Throughput Test (Ts) 1739.269000 seconds Duration of stream execution Start Date/Time End Date/Time Duration Stream 0 09/29/2014 14:33:48 09/29/2014 14:40:59 0:07:11 Stream 1 09/29/2014 14:41:04 09/29/2014 15:10:02 0:28:58 Stream 2 09/29/2014 14:41:04 09/29/2014 15:09:07 0:28:03 Stream 3 09/29/2014 14:41:04 09/29/2014 15:09:17 0:28:13 Stream 4 09/29/2014 14:41:04 09/29/2014 15:09:55 0:28:51 Stream 5 09/29/2014 14:41:04 09/29/2014 15:09:39 0:28:35 Stream 6 09/29/2014 14:41:04 09/29/2014 15:09:46 0:28:42 Stream 7 09/29/2014 14:41:04 09/29/2014 15:09:58 0:28:54 Stream 8 09/29/2014 14:41:04 09/29/2014 15:08:58 0:27:54 Refresh 0 09/29/2014 14:33:48 09/29/2014 14:34:07 0:00:19 09/29/2014 14:40:59 09/29/2014 14:41:04 0:00:05 Refresh 1 09/29/2014 15:06:57 09/29/2014 15:09:49 0:02:52 Refresh 2 09/29/2014 14:41:05 09/29/2014 14:47:39 0:06:34 Refresh 3 09/29/2014 14:47:40 09/29/2014 14:56:46 0:09:06 Refresh 4 09/29/2014 14:56:49 09/29/2014 15:03:19 0:06:30 Refresh 5 09/29/2014 15:03:24 09/29/2014 15:06:45 0:03:21 Refresh 6 09/29/2014 15:06:46 09/29/2014 15:06:49 0:00:03 Refresh 7 09/29/2014 15:06:50 09/29/2014 15:06:53 0:00:03 Refresh 8 09/29/2014 15:06:53 09/29/2014 15:10:04 0:03:11 Numerical Quantities Summary Timing Intervals in Seconds: Query Q1 Q2 Q3 Q4 Q5 Q6 Q7 Q8 Stream 0 9.393632 5.001910 17.053567 1.427500 17.813839 2.230451 13.884490 25.610995 Stream 1 12.971454 9.383520 94.257760 1.603106 127.940946 20.791892 78.869819 138.521273 Stream 2 21.428177 31.431513 96.366083 5.611843 58.394596 11.279502 47.114473 407.135077 Stream 3 23.377920 37.474814 83.640621 9.152178 71.186158 11.001543 46.763758 110.015662 Stream 4 49.580860 31.979940 87.662950 8.983661 68.052295 14.367631 59.266063 301.788652 Stream 5 13.483836 20.203772 391.980128 12.505446 77.966993 10.487869 52.989448 226.837637 Stream 6 38.104903 21.271630 84.689348 8.626460 86.620802 11.981171 69.182098 111.810485 Stream 7 20.243617 12.298692 99.547203 6.020951 151.584400 17.528287 62.037348 101.023802 Stream 8 22.808294 17.583072 59.180595 5.618565 123.108771 11.477376 42.485363 92.035709 Min Qi 12.971454 9.383520 59.180595 1.603106 58.394596 10.487869 42.485363 92.035709 Max Qi 49.580860 37.474814 391.980128 12.505446 151.584400 20.791892 78.869819 407.135077 Avg Qi 25.249883 22.703369 124.665586 7.265276 95.606870 13.614409 57.338546 186.146037 Query Q9 Q10 Q11 Q12 Q13 Q14 Q15 Q16 Stream 0 146.487681 6.798942 29.834475 3.177879 55.067866 4.503738 17.215591 9.333281 Stream 1 177.581204 44.178095 69.746005 12.306166 215.602727 30.443709 64.276384 45.266949 Stream 2 211.311651 27.403143 61.412478 12.173058 216.879170 18.272234 96.753886 35.587072 Stream 3 482.581456 68.663026 60.354163 13.408513 187.921639 17.469237 62.337222 31.706120 Stream 4 178.297373 23.711312 67.129677 15.216904 328.149575 20.258853 78.891201 84.852368 Stream 5 209.496498 28.346366 55.584081 9.644075 131.622351 24.171156 80.046801 43.625932 Stream 6 521.691639 24.126176 72.964805 15.311409 146.152570 34.748843 71.957130 58.470644 Stream 7 580.320149 17.054563 56.172396 7.530832 200.100326 12.444021 25.910599 75.653693 Stream 8 472.231674 15.064398 89.875570 42.394675 166.589234 12.831209 81.697881 73.821769 Min Qi 177.581204 15.064398 55.584081 7.530832 131.622351 12.444021 25.910599 31.706120 Max Qi 580.320149 68.663026 89.875570 42.394675 328.149575 34.748843 96.753886 84.852368 Avg Qi 354.188955 31.068385 66.654897 15.998204 199.127199 21.329908 70.233888 56.123068 Query Q17 Q18 Q19 Q20 Q21 Q22 RF1 RF2 Stream 0 12.252670 2.593733 4.115862 16.895672 10.183350 1.240096 18.679685 4.876067 Stream 1 356.740980 21.197870 30.422216 81.779038 65.468650 3.947503 63.933750 107.563796 Stream 2 54.087768 10.152604 34.940701 113.510640 70.908809 12.316233 109.091578 283.076004 Stream 3 52.807104 18.525982 13.740089 212.364908 16.413964 17.998809 58.653503 483.718271 Stream 4 42.389062 36.157809 28.909260 86.427025 21.605419 7.608729 54.910853 331.074114 Stream 5 48.214794 15.778893 20.681799 130.560005 43.846752 33.905533 54.536966 139.563667 Stream 6 84.061840 26.224851 16.546432 117.265210 34.766856 39.037423 0.710642 1.645351 Stream 7 63.034890 15.966686 31.666488 112.689765 28.661943 12.828171 1.274731 1.780452 Stream 8 43.879104 8.596666 32.585746 177.928730 26.763334 6.112333 1.187693 0.533668 Min Qi 42.389062 8.596666 13.740089 81.779038 16.413964 3.947503 0.710642 0.533668 Max Qi 356.740980 36.157809 34.940701 212.364908 70.908809 39.037423 109.091578 483.718271 Avg Qi 93.151943 19.075170 26.186591 129.065665 38.554466 16.719342 43.037465 168.619415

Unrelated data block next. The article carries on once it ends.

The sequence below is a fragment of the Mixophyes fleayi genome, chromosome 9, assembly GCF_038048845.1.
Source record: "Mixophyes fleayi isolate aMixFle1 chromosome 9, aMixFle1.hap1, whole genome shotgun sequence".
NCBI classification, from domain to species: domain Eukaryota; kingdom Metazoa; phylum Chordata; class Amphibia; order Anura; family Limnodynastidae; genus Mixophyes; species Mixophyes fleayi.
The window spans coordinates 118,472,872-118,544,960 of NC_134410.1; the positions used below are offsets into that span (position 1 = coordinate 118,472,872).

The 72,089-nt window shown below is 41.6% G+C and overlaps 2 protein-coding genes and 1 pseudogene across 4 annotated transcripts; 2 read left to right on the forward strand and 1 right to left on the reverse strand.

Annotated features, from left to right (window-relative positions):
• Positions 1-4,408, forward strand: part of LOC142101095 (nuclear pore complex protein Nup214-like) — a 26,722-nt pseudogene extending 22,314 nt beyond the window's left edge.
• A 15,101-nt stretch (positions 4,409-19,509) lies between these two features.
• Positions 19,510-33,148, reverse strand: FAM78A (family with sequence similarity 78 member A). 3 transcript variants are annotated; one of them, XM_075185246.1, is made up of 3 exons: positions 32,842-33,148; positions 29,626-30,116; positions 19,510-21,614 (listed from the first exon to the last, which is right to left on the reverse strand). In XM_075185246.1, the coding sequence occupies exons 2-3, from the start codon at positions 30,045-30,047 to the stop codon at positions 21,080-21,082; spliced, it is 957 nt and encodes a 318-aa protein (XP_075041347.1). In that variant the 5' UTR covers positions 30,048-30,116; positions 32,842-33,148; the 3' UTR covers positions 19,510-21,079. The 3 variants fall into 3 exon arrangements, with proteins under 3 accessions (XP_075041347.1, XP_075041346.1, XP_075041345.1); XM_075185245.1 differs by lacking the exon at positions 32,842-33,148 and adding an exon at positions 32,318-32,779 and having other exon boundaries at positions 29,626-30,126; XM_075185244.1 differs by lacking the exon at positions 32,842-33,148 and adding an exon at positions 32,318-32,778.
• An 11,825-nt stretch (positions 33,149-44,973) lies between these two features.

To be continued...